- Banking & Finance
- Employment & Unemployment
- Future of Work
- Gender at Work
- Gig Economy
- Industry & Sector Policies
- Infrastructure & Construction
- Insecure & Precarious Work
- Labour Standards & Workers' Rights
- Population & Migration
- Public Sector, Procurement & Privatisation
- Science & Technology
- Social Security & Welfare
- Tax, Spending & the Budget
- Unions & Collective Bargaining
- Wages & Entitlements
- Young Workers
- Climate & Energy
- Democracy & Accountability
- International & Security Affairs
- Law, Society & Culture
This report considers and challenges two common myths about self-employment.
This report provides an overview of workplace and job-related factors found to act as barriers to sustainable and inclusive employment for people in groups likely to experience labour market disadvantage. Key findings are that job quality, working arrangements, inclusivity and opportunity for participation at work all matter for inclusive and sustainable employment, along with individual and external systemic and structural barriers to work.
For the last generation macroeconomic policy in Australia has been based on the assumption that unemployment must be maintained at a certain minimum level in order to restrain wages and prevent an outbreak of accelerating inflation. Now, after six years of record-low wage growth – which weakened even further in the latest ABS wage statistics – it is time for that policy to be abandoned.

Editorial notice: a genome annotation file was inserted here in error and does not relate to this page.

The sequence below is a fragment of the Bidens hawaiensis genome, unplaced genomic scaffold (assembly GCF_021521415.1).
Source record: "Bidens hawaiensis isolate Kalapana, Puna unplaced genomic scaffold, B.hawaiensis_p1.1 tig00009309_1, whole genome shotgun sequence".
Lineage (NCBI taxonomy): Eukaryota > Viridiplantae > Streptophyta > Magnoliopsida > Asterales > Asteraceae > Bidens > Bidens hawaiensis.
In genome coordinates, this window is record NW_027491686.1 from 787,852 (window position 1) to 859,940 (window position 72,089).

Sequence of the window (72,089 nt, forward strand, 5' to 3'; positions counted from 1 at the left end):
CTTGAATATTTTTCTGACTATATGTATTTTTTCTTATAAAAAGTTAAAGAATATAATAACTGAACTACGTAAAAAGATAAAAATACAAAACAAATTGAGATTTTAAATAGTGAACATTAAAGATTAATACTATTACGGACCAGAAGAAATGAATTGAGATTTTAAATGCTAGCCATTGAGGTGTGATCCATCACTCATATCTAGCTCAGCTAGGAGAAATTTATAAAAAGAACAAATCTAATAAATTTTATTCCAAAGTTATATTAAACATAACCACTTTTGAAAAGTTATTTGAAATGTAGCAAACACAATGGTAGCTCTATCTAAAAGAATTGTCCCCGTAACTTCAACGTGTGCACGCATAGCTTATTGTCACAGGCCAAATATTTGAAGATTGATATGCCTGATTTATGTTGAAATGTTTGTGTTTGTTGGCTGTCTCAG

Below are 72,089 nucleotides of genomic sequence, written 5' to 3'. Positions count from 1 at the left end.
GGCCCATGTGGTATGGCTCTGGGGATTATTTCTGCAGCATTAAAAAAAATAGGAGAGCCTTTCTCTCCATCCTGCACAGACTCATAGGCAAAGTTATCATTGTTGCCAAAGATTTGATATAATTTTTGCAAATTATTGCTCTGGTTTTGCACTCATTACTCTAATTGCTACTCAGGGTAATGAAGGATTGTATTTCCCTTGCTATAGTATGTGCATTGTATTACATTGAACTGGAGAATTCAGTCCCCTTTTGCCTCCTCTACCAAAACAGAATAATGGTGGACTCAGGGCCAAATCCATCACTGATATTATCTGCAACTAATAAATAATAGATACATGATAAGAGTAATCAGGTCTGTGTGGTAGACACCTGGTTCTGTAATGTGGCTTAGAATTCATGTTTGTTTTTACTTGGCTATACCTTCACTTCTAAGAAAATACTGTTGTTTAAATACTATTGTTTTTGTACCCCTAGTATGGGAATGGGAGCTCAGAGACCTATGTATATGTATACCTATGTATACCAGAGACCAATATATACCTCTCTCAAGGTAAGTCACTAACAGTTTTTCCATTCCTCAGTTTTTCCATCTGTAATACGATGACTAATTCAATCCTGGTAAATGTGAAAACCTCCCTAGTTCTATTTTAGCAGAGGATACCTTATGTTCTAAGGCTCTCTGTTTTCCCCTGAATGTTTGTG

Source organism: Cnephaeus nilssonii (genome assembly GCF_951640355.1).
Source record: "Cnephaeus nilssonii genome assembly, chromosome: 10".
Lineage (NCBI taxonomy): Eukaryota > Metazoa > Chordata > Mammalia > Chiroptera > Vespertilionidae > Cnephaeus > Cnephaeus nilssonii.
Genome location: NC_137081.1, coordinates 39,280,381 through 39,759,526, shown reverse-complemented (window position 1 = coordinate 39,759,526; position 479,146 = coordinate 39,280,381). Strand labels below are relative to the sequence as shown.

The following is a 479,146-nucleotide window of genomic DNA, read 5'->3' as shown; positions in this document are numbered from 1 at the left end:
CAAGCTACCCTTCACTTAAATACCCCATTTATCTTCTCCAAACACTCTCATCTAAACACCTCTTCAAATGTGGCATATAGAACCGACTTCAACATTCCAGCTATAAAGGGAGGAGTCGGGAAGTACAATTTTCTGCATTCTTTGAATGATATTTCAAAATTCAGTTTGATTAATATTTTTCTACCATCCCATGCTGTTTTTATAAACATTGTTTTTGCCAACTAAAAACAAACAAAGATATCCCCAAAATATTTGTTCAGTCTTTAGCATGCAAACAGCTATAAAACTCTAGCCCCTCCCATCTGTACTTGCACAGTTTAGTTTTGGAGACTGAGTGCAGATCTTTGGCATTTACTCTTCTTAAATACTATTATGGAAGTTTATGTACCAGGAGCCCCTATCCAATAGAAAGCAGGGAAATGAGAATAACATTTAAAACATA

Australia’s Newstart benefit hasn’t been increased in real terms in a generation, and pressure is growing on the Commonwealth government to address this inequity and raise the rate. Even RBA Governor Philip Lowe has indicated that better Newstart benefits would stimulate consumer spending and support the economy.
The ABS has released what is likely the last quarterly GDP report before a Commonwealth election expected in May. Coalition leaders were hoping a strong report would underline their standard talking points about being the best “economic managers.” But they were badly disappointed.
In the lead-up to the 2013 federal election, then-Opposition Leader Tony Abbott made a high-profile pledge that a Coalition government, if elected, would create 1 million new jobs over the next five years. Abbott was elected (although later ousted by his own party), and total employment in Australia did indeed grow by over 1 million positions between 2013 and 2018. Current Prime Minister Scott Morrison hopes that this success can resuscitate his party’s flagging fortunes: he has pledged, if elected, to create even more jobs (1.25 million) over the next five years.
Public sector austerity has become a “policy fad” in Australia, at all levels of government. Its hallmarks are unnecessary public sector wage caps, outsourcing, downsizing, privatisation and the imposition of so-called “efficiency dividends” which allegedly drive productivity growth but in reality cut spending and reduce the quality of public services. These policies of austerity are